INTERNATIONAL COURT OF JUSTICEPeace Palace, Carnegieplein 2, 2517 KJ The Hague, NetherlandsTel.: +31 (0)70 302 2323 Fax: +31 (0)70 364 9928Website: www.icj-cij.orgPress ReleaseUnofficialNo. 2013/1124 April 2013Bolivia institutes proceedings against Chile with regard to a dispute concerningthe obligation of Chile to negotiate the “sovereign accessof Bolivia to the Pacific Ocean”THE HAGUE, 24 April 2013. Today, the Plurinational State of Bolivia institutedproceedings against the Republic of Chile before the International Court of Justice (ICJ), theprincipal judicial organ of the United Nations, concerning a dispute in relation to “Chile’sobligation to negotiate in good faith and effectively with Bolivia in order to reach an agreementgranting Bolivia a fully sovereign access to the Pacific Ocean”.The Application contains a summary of the facts — starting from the independence ofBolivia in 1825 and continuing until the present day — which, according to Bolivia, are “the mainrelevant facts on which this claim is based”, and which must be provided in any Application underArticle 38, paragraph 2, of the Rules of Court.In its Application, Bolivia states that the subject of the dispute lies in “(a) the existence ofthat obligation, (b) the non-compliance of that obligation by Chile and (c) Chile’s duty to complywith the said obligation”.Bolivia asserts inter alia that “beyond its general obligations under international law, Chilehas committed itself, more specifically through agreements, diplomatic practice and a series ofdeclarations attributable to its highest-level representatives, to negotiate a sovereign access to thesea for Bolivia”. According to Bolivia, “Chile has not complied with this obligation and . . . deniesthe existence of its obligation”.Bolivia accordingly “requests the Court to adjudge and declare that:(a) Chile has the obligation to negotiate with Bolivia in order to reach an agreement grantingBolivia a fully sovereign access to the Pacific Ocean;(b) Chile has breached the said obligation;(c) Chile must perform the said obligation in good faith, promptly, formally, within a reasonabletime and effectively, to grant Bolivia a fully sovereign access to the Pacific Ocean”.
- 2 -As the basis for the jurisdiction of the Court, the Applicant invokes Article XXXI of theAmerican Treaty on Pacific Settlement (Pact of Bogotá) of 30 April 1948, to which both States areparties. This Article provides that: “In conformity with Article 36, paragraph 2, of the Statute ofthe International Court of Justice, the High Contracting Parties declare that they recognize, inrelation to any other American State, the jurisdiction of the Court as compulsory ipso facto, withoutthe necessity of any special agreement so long as the present Treaty is in force, in all disputes of ajudicial nature that arise among them concerning:(a) the interpretation of a treaty;(b) any question of international law;(c) the existence of any fact which, if established, would constitute the breach of an internationalobligation;(d) the nature or extent of the reparation to be made for the breach of an international obligation.”At the end of its Application, Bolivia “reserves [its] right to request that an arbitral tribunalbe established in accordance with the obligation under Article XII of the Treaty of Peace andFriendship concluded with Chile on 20 October 1904 and the Protocol of 16 April 1907, in the caseof any claims arising out of the said Treaty”.___________The full text of the Application will be available shortly on the Court’s website(www.icj-cij.org).___________The International Court of Justice (ICJ) is the principal judicial organ of the United Nations.It was established by the United Nations Charter in June 1945 and began its activities inApril 1946. The seat of the Court is at the Peace Palace in The Hague (Netherlands). Of the sixprincipal organs of the United Nations, it is the only one not located in New York. The Court has atwofold role: first, to settle, in accordance with international law, legal disputes submitted to it byStates (its judgments have binding force and are without appeal for the parties concerned); and,second, to give advisory opinions on legal questions referred to it by duly authorized UnitedNations organs and agencies of the system. The Court is composed of 15 judges elected for anine-year term by the General Assembly and the Security Council of the United Nations.Independent of the United Nations Secretariat, it is assisted by a Registry, its own internationalsecretariat, whose activities are both judicial and diplomatic, as well as administrative. The officiallanguages of the Court are French and English. Also known as the “World Court”, it is the onlycourt of a universal character with general jurisdiction.The ICJ, a court open only to States for contentious proceedings, and to certain organs andinstitutions of the United Nations system for advisory proceedings, should not be confused with theother mostly criminal judicial institutions based in The Hague and adjacent areas, such as theInternational Criminal Tribunal for the former Yugoslavia (ICTY, an ad hoc court created by theSecurity Council), the International Criminal Court (ICC, the first permanent international criminal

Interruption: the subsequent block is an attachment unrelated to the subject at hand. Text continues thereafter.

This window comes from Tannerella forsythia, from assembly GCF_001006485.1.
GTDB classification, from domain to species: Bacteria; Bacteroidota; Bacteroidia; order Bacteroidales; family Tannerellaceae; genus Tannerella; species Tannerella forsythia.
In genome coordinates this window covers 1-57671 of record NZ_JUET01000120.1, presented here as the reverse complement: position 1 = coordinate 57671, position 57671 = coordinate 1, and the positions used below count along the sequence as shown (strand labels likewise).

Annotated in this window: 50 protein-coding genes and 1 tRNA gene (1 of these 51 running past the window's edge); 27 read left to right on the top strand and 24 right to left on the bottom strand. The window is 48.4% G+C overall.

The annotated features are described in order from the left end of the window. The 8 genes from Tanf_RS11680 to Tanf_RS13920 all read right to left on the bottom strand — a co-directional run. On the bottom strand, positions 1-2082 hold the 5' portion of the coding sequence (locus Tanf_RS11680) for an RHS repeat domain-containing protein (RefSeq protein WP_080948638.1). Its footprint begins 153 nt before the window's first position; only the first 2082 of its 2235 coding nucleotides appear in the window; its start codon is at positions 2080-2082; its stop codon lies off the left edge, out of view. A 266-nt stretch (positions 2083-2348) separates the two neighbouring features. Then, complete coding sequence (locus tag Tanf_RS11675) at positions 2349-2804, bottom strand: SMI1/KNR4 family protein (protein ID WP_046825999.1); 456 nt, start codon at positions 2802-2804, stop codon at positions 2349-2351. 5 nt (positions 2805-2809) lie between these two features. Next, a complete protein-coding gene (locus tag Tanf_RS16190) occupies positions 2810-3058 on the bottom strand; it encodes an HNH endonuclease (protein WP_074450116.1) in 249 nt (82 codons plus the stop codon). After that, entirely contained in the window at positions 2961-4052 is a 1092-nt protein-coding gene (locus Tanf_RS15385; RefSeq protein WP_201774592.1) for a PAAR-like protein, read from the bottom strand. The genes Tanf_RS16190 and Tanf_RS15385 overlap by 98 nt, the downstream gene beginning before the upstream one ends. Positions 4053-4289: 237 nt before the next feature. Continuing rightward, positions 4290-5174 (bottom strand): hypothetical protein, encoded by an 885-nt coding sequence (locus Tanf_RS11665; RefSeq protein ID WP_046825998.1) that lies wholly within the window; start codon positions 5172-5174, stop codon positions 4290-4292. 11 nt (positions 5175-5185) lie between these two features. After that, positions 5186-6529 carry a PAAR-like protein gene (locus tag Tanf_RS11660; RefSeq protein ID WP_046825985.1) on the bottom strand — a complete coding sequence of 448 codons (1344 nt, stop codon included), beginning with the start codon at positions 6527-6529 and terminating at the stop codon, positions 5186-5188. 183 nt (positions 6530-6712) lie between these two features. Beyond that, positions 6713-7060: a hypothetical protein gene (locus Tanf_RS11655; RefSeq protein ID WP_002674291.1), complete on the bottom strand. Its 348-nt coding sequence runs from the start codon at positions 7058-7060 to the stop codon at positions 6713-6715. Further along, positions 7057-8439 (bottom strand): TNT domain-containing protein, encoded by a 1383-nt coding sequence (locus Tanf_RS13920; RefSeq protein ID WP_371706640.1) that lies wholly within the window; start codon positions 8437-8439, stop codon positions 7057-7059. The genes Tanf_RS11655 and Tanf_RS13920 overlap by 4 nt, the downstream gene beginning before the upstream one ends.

- 3 -court, established by treaty, which does not belong to the United Nations system), the SpecialTribunal for Lebanon (STL, an independent judicial body composed of Lebanese and internationaljudges, which is not a United Nations tribunal and does not form part of the Lebanese judicialsystem), or the Permanent Court of Arbitration (PCA, an independent institution which assists inthe establishment of arbitral tribunals and facilitates their work, in accordance with the HagueConvention of 1899).___________Information Department:Mr. Andrey Poskakukhin, First Secretary of the Court, Head of Department (+31 (0)70 302 2336)Mr. Boris Heim, Information Officer (+31 (0)70 302 2337)Ms Joanne Moore, Associate Information Officer (+31 (0)70 302 2394)Ms Genoveva Madurga, Administrative Assistant (+31 (0)70 302 2396)